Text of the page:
[Tutor] if n == 0 vs if not n
srilyk at gmail.com
Tue Oct 6 15:04:11 CEST 2009
On Mon, Oct 5, 2009 at 3:37 PM, Sander Sweers <sander.sweers at gmail.com>wrote:
> Thanks Wesly/Vern for the replies.
> On Mon, 2009-10-05 at 21:56 +0200, Luke Paireepinart wrote:
> > if not n == 0
> > if b == True can be written as if b.
> > However,
> > if not n == 0 can be written as if n != 0 but NOT as if n.
> > The reason why is that 0 is not equivalent to False even though it
> > evaluates to False.
> > So
> > if not n:
> > would be true for n = 0 and for n = "" and for n = None
> > but
> > if n != 0:
> > would be true for n = "" and n = None but not n = 0.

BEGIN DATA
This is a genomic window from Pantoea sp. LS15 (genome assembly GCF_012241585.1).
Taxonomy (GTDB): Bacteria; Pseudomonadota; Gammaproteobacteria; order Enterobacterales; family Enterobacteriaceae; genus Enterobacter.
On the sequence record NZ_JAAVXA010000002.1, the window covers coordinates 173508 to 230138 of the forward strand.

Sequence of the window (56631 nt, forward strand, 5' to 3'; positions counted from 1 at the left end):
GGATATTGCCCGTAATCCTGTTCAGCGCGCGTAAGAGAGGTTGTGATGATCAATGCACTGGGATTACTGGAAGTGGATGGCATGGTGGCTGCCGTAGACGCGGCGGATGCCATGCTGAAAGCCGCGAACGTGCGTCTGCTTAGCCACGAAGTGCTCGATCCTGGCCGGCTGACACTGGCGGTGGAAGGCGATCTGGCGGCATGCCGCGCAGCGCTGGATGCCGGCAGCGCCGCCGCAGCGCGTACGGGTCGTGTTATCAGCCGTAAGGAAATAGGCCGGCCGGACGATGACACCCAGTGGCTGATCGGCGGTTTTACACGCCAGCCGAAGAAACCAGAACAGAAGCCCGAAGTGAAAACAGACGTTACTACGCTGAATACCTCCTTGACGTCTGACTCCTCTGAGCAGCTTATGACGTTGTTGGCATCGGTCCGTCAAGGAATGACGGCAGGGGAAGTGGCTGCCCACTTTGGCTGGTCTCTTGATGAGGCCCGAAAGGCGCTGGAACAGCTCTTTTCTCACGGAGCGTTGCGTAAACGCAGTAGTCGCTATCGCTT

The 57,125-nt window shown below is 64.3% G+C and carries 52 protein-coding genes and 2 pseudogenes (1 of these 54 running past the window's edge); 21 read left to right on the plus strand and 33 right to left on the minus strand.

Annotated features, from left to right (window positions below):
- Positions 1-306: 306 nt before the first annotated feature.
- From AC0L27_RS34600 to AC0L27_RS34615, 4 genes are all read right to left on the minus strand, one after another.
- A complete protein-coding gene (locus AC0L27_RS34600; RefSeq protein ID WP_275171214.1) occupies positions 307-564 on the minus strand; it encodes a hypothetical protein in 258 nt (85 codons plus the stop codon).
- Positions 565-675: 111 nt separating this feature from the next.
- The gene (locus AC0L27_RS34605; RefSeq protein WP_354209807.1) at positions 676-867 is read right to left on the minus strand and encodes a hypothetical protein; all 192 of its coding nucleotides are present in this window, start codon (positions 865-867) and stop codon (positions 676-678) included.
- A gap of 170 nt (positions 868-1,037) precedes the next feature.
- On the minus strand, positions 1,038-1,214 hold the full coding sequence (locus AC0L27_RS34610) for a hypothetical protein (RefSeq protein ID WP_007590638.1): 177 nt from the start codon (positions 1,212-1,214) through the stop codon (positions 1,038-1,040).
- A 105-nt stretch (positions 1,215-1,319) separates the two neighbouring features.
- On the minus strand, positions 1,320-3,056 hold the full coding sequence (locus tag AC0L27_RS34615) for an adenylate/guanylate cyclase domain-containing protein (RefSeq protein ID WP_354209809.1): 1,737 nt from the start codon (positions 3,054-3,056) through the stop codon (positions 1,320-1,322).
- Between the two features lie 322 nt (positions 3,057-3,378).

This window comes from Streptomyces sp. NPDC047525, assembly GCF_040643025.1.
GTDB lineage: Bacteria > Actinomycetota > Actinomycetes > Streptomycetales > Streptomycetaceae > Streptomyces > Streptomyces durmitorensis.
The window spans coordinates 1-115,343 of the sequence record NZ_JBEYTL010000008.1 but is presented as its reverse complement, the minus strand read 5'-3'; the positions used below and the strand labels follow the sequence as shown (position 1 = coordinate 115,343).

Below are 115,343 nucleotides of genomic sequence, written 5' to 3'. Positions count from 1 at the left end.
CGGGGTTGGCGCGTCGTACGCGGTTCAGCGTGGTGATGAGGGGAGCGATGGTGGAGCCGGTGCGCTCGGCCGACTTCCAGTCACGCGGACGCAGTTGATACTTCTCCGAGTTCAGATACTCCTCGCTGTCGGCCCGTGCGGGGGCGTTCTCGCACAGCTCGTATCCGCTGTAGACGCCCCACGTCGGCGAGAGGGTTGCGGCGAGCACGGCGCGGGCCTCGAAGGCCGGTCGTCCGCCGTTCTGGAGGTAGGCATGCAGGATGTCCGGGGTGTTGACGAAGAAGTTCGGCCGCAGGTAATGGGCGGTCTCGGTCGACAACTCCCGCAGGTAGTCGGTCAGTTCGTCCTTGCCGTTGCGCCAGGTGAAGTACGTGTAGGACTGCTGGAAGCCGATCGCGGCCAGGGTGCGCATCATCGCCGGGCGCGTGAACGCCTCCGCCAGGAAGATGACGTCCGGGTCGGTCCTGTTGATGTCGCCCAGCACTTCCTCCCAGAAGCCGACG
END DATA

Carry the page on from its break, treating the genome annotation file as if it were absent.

> Ah, have not thought about this one. In this case it checks the return
> code of a subprocess command which if not zero means build failure. I am
> leaving these as they are because in my opinion "if not returncode == 0"
> shows clearer what is going on than "if returncode".
If it's checking the returncode against a value, Vern makes a good point:
if returncode != 0 makes a whole lot more sense than "if not returncode ==
Though when dealing with an integer return code, doesn't it make more sense
to use the "is" operator?
if returncode is 0:
if returncode is not 0:
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